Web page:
Once she returned home, the idea for Gnarly Pepper came to her while in the kitchen one day. She loved chicken and tuna salads, but hated how they were always drenched in calorie-laden mayonnaise. Instead, she began to experiment with plain Greek yogurt and spice blends, seeking healthy alternatives for traditional dips and condiments.

In the last year and a half alone, Gotch has taken her spices from three grocery stores to a whopping 26, landing in a total of 43 stores. She’s also gained the interest of a distribution company.

When asked if she had any advice for aspiring or new entrepreneurs, Gotch offered two pointers: say yes to new opportunities and set mini goals for yourself.

“Climb the mountain or sprint out your frustrations,” she says, “because once you accomplish the mini goals — the larger ones don’t seem as scary.”



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What you can learn

  • Always say yes. Gotch credits much of her company’s initial success to her willingness to step beyond her comfort zone. For her, this meant speaking to large crowds and showing up to networking events. “After my first year, a lot of opportunities opened up just by searching, asking and finding,” she says. “In the long run, people invest in you, not just the product.”

  • Set mini goals. If you’re feeling defeated or tired, remember that starting a business is a huge endeavor. To keep herself motivated and on track, Gotch creates smaller, more manageable benchmarks, which allow her to celebrate even the littlest wins.

4. The family photographer

Jen Allison has been hiding behind cameras since she was a kid, but it took two life-changing experiences for her to actualize a dream of becoming a full-time photographer.

When her father passed away in 2010, she was inspired to quit her job and launch her business, Jen Allison Photography, which specializes in authentic, candid family and brand photos. Years later, her personal mission changed once more, when her son Jack was diagnosed with a congenital heart disease.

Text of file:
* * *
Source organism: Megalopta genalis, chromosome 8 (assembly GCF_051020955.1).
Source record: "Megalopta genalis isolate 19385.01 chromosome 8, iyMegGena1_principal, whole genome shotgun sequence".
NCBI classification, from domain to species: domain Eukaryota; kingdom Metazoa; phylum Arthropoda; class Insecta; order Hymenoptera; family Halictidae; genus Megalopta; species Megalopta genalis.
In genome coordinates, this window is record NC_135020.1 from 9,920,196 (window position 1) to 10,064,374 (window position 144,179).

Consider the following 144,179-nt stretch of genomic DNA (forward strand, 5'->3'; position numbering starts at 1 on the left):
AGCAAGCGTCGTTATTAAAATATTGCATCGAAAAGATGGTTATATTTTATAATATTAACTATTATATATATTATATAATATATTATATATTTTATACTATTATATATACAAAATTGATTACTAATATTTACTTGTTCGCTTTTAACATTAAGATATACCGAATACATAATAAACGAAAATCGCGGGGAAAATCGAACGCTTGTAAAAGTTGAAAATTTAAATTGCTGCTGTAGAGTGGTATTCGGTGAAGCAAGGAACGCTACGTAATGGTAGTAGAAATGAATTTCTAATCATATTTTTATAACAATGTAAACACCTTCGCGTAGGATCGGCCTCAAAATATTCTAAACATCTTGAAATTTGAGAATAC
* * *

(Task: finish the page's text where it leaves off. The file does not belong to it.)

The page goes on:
“My son basically has what I call a ‘Mighty Heart’ that’s supercharged and can run into a race condition that spikes his heart rate,” Allison explains. “I was inspired to create a branch of my current business that gives back and has much more meaning.”

Through her new initiative, Project Mighty Hearts, Allison documents the experiences of families with children suffering from congenital heart diseases. Now, for every family photography session she sells, she gifts a session to one of these families.

“[One of the] greatest challenges of starting my own business is learning to trust the ebbs and flows of entrepreneurship,” she says. “Sales will come and go, so I need to continue to trust my abilities… and know that the work will come, as long as I continue to stay true to what I believe in.”

What you can learn

  • Be genuine. Authenticity has always been a key component to Allison’s photography. Now, she applies that value to her business strategy, offering this advice to fellow entrepreneurs: “Don’t compare yourself to others. Stay authentic and true, and serve your clients beyond what they are expecting.”

  • Follow your heart. Even more powerful than transitioning a hobby into a full-time job? Finding a way to give back to a cause that’s close to your heart. Allison’s latest initiative has given her company a philanthropic dimension, taking her passion project to another level.

5. The music geek

“Growing up, I was a huge music geek,” said Rob Janicke, founder and co-owner of SoundEvolution Music, an independent record label based in Staten Island, New York.

Janicke pursued a career in sales for 20 years — running his own music blog as a passion project — before starting the label with musician and longtime friend, Mike Pellegrino. They currently release music on both vinyl and digital formats for independent artists in New York, Chicago and Montreal.

Why the need for such a major life shift? Janicke cites his unhappiness at work and devotion to his kids.

“I’m a child of divorce, and I viewed work as something you had to do,” he explains. “Liking it wasn’t a requirement.” He vowed to set a different example once he had kids of his own. “I wanted to prove to them that you can follow your dreams and do whatever you like, as long as you believe in yourself and work harder than anyone else.”

Then, three years ago, inspiration struck with the passing of musical icon David Bowie. “That night, I was watching old Bowie clips on YouTube and came across a young, female singer who covered the Bowie classic ‘Life on Mars,’” Janicke says. That singer was Hayley Richman, who became the first of five artists to be signed with SoundEvolution.

Janicke admits that he is still finding his way in the music business, despite being an avid fan and having surrounded himself with musicians for his entire life. “I learn a ton every day,” he says. “I make sure to read, ask questions and get advice from some mentors I’ve developed along the way.”

What you can learn

  • Start small. If you aren’t sure about taking the plunge to turn your hobby into a business, consider making it your side hustle first. Once Janicke became more invested in his music blog, he could see music as a viable career path.